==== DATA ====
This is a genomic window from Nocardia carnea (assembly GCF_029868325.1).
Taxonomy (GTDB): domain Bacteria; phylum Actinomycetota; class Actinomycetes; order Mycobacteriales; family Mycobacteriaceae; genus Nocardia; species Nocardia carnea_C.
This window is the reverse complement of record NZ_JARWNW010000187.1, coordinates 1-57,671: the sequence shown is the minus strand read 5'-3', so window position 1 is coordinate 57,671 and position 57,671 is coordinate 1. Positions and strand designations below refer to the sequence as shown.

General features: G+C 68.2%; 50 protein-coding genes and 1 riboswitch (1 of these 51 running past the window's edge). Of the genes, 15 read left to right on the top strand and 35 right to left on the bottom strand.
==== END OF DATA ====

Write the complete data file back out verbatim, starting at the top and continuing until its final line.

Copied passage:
This is a genomic window from Nocardia carnea (assembly GCF_029868325.1).
Taxonomy (GTDB): domain Bacteria; phylum Actinomycetota; class Actinomycetes; order Mycobacteriales; family Mycobacteriaceae; genus Nocardia; species Nocardia carnea_C.
This window is the reverse complement of record NZ_JARWNW010000187.1, coordinates 1-57,671: the sequence shown is the minus strand read 5'-3', so window position 1 is coordinate 57,671 and position 57,671 is coordinate 1. Positions and strand designations below refer to the sequence as shown.

General features: G+C 68.2%; 50 protein-coding genes and 1 riboswitch (1 of these 51 running past the window's edge). Of the genes, 15 read left to right on the top strand and 35 right to left on the bottom strand.